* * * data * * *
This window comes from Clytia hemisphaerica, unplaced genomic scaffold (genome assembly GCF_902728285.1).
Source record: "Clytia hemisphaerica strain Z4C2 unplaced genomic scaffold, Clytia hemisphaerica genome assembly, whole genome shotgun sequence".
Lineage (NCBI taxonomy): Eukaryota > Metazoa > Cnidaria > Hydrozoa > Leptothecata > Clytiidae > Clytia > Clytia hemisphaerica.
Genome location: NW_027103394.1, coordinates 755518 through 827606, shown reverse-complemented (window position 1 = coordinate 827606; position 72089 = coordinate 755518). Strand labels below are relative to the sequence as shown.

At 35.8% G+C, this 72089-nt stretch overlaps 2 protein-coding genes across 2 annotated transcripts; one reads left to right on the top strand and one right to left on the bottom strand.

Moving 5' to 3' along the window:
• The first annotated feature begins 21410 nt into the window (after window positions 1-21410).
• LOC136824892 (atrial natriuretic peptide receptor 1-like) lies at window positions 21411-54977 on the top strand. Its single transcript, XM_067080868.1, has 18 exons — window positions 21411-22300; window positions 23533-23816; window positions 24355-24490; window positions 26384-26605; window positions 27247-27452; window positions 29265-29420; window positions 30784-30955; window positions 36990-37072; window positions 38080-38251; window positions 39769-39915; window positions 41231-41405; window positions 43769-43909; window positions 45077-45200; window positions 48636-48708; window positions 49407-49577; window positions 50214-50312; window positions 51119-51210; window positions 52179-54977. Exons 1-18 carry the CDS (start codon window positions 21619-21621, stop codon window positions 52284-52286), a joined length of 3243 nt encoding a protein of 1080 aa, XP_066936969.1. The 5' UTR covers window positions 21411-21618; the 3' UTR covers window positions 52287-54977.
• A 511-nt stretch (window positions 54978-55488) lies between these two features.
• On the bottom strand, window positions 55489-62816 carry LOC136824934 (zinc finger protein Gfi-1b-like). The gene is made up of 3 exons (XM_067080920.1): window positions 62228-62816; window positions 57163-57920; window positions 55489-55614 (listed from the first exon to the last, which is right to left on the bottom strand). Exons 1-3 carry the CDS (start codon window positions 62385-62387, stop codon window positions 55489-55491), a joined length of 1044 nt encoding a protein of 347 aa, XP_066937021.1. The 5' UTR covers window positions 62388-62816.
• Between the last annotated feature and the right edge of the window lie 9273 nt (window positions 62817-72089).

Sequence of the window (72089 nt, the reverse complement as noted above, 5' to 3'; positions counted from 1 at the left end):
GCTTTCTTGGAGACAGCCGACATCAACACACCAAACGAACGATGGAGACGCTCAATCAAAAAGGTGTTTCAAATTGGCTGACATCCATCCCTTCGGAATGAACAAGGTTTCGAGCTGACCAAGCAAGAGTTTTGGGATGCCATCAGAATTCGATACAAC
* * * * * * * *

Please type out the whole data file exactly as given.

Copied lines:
This window comes from Clytia hemisphaerica, unplaced genomic scaffold (genome assembly GCF_902728285.1).
Source record: "Clytia hemisphaerica strain Z4C2 unplaced genomic scaffold, Clytia hemisphaerica genome assembly, whole genome shotgun sequence".
Lineage (NCBI taxonomy): Eukaryota > Metazoa > Cnidaria > Hydrozoa > Leptothecata > Clytiidae > Clytia > Clytia hemisphaerica.
Genome location: NW_027103394.1, coordinates 755518 through 827606, shown reverse-complemented (window position 1 = coordinate 827606; position 72089 = coordinate 755518). Strand labels below are relative to the sequence as shown.

At 35.8% G+C, this 72089-nt stretch overlaps 2 protein-coding genes across 2 annotated transcripts; one reads left to right on the top strand and one right to left on the bottom strand.

Moving 5' to 3' along the window:
• The first annotated feature begins 21410 nt into the window (after window positions 1-21410).
• LOC136824892 (atrial natriuretic peptide receptor 1-like) lies at window positions 21411-54977 on the top strand. Its single transcript, XM_067080868.1, has 18 exons — window positions 21411-22300; window positions 23533-23816; window positions 24355-24490; window positions 26384-26605; window positions 27247-27452; window positions 29265-29420; window positions 30784-30955; window positions 36990-37072; window positions 38080-38251; window positions 39769-39915; window positions 41231-41405; window positions 43769-43909; window positions 45077-45200; window positions 48636-48708; window positions 49407-49577; window positions 50214-50312; window positions 51119-51210; window positions 52179-54977. Exons 1-18 carry the CDS (start codon window positions 21619-21621, stop codon window positions 52284-52286), a joined length of 3243 nt encoding a protein of 1080 aa, XP_066936969.1. The 5' UTR covers window positions 21411-21618; the 3' UTR covers window positions 52287-54977.
• A 511-nt stretch (window positions 54978-55488) lies between these two features.
• On the bottom strand, window positions 55489-62816 carry LOC136824934 (zinc finger protein Gfi-1b-like). The gene is made up of 3 exons (XM_067080920.1): window positions 62228-62816; window positions 57163-57920; window positions 55489-55614 (listed from the first exon to the last, which is right to left on the bottom strand). Exons 1-3 carry the CDS (start codon window positions 62385-62387, stop codon window positions 55489-55491), a joined length of 1044 nt encoding a protein of 347 aa, XP_066937021.1. The 5' UTR covers window positions 62388-62816.
• Between the last annotated feature and the right edge of the window lie 9273 nt (window positions 62817-72089).

Sequence of the window (72089 nt, the reverse complement as noted above, 5' to 3'; positions counted from 1 at the left end):
GCTTTCTTGGAGACAGCCGACATCAACACACCAAACGAACGATGGAGACGCTCAATCAAAAAGGTGTTTCAAATTGGCTGACATCCATCCCTTCGGAATGAACAAGGTTTCGAGCTGACCAAGCAAGAGTTTTGGGATGCCATCAGAATTCGATACAAC